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Termites play an important role in the natural ecological cycle. They feed on cellulose, the principal ingredient of wood, and help to break down dead trees in forests and other wooded areas, thus enriching the soil. Termites began attacking houses when the wooded areas were cleared for building construction and there was no other available source of food near their nest. Subterranean termites are found in every state except Alaska. Their overall distribution within the continental United States is shown in FIG. 8-1. As their name implies, subterranean termites live in a colony (nest) that is usually located in the ground below the frost line. Even when a house is infested with termites, they usually do not have a nest in the house. They are there only to gather food. The only condition under which a nest might exist in a house (a rare occurrence) is a constant source of moisture such as a leaky waterpipe or drainpipe that wets the surrounding area.

Termites are social insects. Within each colony, there is a rigid caste system consisting of a queen and king, workers, soldiers, and reproductives. Each member of the colony instinctively performs its special task. The function of the queen and king is to propagate the colony. The fertilized queen lays the eggs and might live for as long as twenty-five years. The workers care for the eggs, feed the young and the queen, and generally maintain the colony. They also forage from the nest to the wood supply and return with food. The soldiers defend the colony against attack by other insects, mostly ants. The average worker and soldier live only two or three years. The function of the reproductives is to replace the queen and king in the event of their injury or death. They also lay eggs that rapidly increase the termite population.

When a colony matures, reproductives leave the nest (swarm) to set up a new colony. Although thousands of reproductives leave the nest, only a handful survive to establish a new colony. The remainder die because of adverse conditions in the soil or attacks by other insects. Reproductive termites sprout wings for the swarm. With their wings, they are only about 1⁄2 inch long. They are considered poor fliers and generally flutter around before falling to the ground. Some, however, might be picked up in the wind and carried great distances. Once the reproductives land, they shed their wings, pair off in couples, and return to the soil in search of a suitable place to build a nest.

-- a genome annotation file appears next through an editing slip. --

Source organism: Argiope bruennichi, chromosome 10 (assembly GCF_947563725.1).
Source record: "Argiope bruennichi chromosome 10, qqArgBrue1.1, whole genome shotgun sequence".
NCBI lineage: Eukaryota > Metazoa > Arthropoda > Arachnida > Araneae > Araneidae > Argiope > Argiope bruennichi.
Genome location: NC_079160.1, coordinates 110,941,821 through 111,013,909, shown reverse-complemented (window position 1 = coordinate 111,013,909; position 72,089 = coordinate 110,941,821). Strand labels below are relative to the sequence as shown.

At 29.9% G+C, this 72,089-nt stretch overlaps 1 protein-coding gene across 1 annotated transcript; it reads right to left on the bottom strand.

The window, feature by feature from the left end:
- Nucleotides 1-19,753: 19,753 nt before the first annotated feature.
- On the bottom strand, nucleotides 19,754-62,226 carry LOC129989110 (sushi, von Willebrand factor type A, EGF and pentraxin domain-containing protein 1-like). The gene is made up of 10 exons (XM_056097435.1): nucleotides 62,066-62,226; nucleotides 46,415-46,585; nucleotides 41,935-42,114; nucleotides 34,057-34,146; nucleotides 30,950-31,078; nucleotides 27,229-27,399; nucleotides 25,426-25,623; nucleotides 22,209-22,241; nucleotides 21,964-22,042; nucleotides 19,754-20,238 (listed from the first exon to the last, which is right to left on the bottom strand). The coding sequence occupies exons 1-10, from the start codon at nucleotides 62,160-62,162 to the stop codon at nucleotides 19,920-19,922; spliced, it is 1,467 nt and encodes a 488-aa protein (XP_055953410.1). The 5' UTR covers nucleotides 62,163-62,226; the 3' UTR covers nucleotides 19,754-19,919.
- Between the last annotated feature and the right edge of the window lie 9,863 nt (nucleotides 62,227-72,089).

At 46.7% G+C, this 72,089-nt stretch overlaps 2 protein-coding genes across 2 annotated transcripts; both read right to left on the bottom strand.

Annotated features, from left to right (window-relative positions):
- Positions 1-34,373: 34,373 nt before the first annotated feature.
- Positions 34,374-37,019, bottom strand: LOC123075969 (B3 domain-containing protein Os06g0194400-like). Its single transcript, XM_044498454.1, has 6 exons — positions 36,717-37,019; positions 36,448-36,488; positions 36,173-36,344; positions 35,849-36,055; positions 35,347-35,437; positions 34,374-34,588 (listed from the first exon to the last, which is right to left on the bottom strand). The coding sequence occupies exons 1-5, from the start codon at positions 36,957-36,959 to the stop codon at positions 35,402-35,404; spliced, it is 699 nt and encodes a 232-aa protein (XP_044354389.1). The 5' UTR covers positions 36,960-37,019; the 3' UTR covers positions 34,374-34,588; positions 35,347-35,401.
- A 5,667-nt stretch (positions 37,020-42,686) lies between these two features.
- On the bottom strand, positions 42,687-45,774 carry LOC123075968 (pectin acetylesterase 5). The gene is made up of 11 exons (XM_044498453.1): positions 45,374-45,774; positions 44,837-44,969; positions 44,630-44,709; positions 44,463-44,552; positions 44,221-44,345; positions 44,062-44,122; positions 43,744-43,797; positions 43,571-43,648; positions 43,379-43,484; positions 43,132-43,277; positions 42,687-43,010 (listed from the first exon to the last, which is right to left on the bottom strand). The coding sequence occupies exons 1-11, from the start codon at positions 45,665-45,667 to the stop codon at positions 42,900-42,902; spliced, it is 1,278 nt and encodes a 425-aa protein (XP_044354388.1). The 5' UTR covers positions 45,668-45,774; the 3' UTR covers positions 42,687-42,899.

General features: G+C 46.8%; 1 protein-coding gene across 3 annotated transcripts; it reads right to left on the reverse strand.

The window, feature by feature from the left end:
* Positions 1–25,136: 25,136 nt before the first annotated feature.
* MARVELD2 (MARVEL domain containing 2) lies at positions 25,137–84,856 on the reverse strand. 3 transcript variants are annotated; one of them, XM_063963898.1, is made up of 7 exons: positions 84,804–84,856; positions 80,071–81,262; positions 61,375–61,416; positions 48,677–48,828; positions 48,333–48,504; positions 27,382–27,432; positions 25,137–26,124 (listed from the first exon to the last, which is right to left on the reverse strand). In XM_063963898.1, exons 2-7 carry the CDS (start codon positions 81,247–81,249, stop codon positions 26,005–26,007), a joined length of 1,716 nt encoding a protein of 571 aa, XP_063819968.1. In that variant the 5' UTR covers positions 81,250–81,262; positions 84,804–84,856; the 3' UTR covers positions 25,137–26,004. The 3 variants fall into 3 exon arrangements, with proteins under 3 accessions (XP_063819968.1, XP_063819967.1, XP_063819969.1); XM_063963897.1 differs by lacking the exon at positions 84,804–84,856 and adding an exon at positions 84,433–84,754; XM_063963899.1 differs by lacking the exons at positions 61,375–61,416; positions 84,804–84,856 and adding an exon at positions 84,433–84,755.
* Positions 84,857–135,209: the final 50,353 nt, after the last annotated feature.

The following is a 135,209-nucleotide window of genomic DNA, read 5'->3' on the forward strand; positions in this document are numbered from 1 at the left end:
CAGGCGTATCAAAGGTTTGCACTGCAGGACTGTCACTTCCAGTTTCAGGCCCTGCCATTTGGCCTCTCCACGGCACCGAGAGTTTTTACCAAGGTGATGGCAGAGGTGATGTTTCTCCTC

In most parts of the country, swarming generally occurs in the spring, sometimes in the fall. However, swarming termites have been found in January in some heated houses. In the warm, humid parts of the country, swarming can occur at any time. Even if there are no other outward signs of termite activity, termite swarming in a house is an indication that there is a healthy established colony nearby from which worker termites are coming in their search for food.

Swarming termites do not attack wood. Their only function is to start a new colony. Even if a swarm is in your house, you might not see it. A swarm might last from fifteen minutes to one hour, and if you are not in the right place at the right time, it can be over by the time you enter the room. However, if there was a swarm, you can tell by the discarded wings. They are often found on windowsills and light fixtures, and beneath doors. Do not confuse swarming termites with swarming ants. To the untrained eye, they appear similar, but there are distinctive differences. (See FIG. 8-2.) The most obvious difference is that termites have a thick waist and ants have a pinched (hourglass) waist.

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